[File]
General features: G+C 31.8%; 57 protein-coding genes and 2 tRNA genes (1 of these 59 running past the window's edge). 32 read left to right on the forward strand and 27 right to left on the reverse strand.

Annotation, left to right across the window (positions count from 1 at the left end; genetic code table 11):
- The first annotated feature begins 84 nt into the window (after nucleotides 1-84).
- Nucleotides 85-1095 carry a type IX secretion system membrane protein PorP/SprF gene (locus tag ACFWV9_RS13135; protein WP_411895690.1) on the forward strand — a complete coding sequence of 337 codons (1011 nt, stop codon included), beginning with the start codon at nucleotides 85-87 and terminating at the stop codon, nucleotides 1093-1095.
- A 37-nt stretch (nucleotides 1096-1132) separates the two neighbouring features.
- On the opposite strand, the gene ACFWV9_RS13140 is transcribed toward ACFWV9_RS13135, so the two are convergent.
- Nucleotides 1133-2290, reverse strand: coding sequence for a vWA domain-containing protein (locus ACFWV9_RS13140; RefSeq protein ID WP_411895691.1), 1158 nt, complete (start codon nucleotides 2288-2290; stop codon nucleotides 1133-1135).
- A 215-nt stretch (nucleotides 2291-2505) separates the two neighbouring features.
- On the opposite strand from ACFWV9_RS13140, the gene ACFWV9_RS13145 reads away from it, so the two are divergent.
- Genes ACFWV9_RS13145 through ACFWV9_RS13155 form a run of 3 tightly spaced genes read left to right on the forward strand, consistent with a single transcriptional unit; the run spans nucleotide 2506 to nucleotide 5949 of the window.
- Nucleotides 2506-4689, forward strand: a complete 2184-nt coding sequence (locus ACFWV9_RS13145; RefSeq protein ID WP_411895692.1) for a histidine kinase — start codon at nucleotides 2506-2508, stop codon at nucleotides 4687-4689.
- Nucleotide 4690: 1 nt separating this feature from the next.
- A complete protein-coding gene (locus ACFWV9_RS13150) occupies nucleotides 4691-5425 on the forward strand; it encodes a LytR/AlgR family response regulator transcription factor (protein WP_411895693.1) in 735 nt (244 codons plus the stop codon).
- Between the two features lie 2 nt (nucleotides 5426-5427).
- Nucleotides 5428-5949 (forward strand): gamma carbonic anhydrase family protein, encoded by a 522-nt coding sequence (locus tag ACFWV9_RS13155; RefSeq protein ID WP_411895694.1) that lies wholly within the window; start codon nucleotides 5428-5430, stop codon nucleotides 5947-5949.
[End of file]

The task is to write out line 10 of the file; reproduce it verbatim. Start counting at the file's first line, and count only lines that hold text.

- Genes ACFWV9_RS13145 through ACFWV9_RS13155 form a run of 3 tightly spaced genes read left to right on the forward strand, consistent with a single transcriptional unit; the run spans nucleotide 2506 to nucleotide 5949 of the window.